Africanising The School Curriculum: A Case for Zimbabwe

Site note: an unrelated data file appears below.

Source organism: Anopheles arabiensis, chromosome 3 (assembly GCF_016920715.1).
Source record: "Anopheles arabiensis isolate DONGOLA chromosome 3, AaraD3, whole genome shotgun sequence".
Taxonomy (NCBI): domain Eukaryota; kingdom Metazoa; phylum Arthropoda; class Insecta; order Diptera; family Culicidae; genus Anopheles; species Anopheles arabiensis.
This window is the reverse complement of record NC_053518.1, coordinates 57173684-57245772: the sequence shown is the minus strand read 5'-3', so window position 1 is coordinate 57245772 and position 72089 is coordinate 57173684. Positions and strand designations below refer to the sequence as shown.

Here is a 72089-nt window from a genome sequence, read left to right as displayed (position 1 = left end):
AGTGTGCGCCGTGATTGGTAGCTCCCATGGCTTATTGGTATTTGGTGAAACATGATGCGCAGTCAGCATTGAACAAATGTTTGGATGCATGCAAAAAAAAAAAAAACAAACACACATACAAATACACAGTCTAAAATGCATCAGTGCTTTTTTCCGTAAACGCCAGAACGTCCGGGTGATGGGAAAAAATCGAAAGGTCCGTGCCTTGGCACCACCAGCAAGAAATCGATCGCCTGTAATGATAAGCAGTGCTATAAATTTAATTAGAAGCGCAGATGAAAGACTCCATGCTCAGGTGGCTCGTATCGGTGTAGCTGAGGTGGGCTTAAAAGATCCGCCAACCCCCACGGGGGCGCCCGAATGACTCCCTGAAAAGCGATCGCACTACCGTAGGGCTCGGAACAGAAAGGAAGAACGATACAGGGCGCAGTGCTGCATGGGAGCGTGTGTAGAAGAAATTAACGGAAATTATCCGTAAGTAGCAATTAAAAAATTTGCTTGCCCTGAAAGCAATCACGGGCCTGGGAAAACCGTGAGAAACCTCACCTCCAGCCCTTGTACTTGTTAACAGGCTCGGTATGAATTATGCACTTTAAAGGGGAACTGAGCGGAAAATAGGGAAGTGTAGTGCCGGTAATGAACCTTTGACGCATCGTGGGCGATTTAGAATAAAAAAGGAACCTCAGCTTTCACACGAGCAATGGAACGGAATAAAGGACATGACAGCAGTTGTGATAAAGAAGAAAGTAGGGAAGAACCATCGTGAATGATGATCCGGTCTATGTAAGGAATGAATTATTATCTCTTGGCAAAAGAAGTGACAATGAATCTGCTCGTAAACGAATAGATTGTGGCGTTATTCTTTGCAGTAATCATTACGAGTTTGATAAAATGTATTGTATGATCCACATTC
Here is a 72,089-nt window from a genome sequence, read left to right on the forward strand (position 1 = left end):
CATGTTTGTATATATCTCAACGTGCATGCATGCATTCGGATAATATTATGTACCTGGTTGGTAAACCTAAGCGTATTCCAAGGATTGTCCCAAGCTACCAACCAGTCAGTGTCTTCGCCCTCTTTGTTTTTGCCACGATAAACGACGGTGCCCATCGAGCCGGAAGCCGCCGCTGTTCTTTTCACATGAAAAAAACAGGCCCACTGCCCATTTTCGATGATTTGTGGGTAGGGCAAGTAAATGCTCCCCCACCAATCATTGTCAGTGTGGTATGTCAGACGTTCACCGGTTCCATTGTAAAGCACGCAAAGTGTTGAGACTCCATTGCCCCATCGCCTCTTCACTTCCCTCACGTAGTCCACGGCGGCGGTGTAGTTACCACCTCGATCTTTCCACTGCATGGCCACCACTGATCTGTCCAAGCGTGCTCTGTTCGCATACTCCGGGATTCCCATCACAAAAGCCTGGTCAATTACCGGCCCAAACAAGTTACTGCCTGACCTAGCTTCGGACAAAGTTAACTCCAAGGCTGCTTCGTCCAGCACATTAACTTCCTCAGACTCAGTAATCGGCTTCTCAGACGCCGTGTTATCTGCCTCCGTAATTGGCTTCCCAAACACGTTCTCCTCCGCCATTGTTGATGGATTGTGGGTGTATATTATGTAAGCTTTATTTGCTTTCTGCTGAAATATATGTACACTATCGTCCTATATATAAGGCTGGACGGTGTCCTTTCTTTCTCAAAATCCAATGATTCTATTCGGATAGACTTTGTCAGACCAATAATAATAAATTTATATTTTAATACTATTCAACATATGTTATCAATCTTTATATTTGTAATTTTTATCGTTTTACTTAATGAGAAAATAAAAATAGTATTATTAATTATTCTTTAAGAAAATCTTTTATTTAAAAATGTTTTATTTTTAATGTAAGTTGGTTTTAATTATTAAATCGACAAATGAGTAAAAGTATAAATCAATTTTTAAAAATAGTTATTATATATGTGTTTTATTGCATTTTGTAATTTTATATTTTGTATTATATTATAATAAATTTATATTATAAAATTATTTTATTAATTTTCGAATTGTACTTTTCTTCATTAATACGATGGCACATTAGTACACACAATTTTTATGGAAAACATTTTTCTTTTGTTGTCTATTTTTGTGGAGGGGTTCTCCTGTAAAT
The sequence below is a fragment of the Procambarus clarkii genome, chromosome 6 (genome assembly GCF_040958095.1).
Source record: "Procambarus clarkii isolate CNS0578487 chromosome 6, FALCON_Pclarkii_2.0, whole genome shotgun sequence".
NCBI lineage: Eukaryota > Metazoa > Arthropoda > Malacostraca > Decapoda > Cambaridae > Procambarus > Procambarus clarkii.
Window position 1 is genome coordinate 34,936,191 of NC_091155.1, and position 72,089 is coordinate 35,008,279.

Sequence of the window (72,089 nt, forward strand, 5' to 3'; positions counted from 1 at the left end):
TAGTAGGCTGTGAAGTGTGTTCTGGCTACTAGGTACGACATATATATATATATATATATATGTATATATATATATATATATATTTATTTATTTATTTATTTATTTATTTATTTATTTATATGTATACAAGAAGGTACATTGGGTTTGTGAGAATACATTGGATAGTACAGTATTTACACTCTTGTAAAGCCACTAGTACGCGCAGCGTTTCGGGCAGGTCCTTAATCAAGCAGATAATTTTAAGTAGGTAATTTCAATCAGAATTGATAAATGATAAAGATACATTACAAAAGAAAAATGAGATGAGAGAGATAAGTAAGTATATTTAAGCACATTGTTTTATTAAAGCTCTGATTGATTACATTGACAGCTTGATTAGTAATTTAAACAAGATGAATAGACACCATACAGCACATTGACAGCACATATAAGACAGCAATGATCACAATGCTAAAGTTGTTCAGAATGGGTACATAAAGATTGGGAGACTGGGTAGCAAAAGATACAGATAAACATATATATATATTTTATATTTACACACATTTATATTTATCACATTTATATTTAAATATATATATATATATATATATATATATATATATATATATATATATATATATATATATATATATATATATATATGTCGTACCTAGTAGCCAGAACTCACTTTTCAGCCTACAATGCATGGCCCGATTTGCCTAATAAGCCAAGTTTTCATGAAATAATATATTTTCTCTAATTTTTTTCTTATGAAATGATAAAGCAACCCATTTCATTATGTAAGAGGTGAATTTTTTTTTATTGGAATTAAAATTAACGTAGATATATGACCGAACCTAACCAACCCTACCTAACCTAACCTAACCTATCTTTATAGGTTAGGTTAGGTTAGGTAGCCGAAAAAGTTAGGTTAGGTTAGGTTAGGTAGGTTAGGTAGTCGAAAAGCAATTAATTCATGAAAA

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This paper argues that the school curricula in post-colonial African states have remained largely irrelevant to the needs of indigenous people. In spite of the tinkering with die curricula after the attainment of political independence in the name of educational reform, the fundamentals seem to have remained intact. Hence, observations have been made that the education systems continue to churn out Africans deeply rooted in Western ideals, norms, values, beliefs and knowledge systems that alienate them from mainstream African ways of life. Africans who trek to Western capitals to provide cheap labour under near slave conditions that could best be described in Mungazi’s (1991) words as ‘hewers of wood and drawers of water ’. Among those that have remained at home, there has emerged an African elite that has been assimilated into Western ways of life. The products of the school systems in Africa today, it is argued, have no identity. They are neither African nor European. In Zimbabwe such youths are termed ‘salads’, meaning people of no identity. The same can be said of most other African countries that were subjected to colonialism in the past and neocolonialism today, under the vague and obscure concept of globalization. Against this background, this paper advocates for re-engineering of the school curriculum by incorporating some indigenous knowledge systems rooted in African culture that have proved to meet the needs of the Africans over time.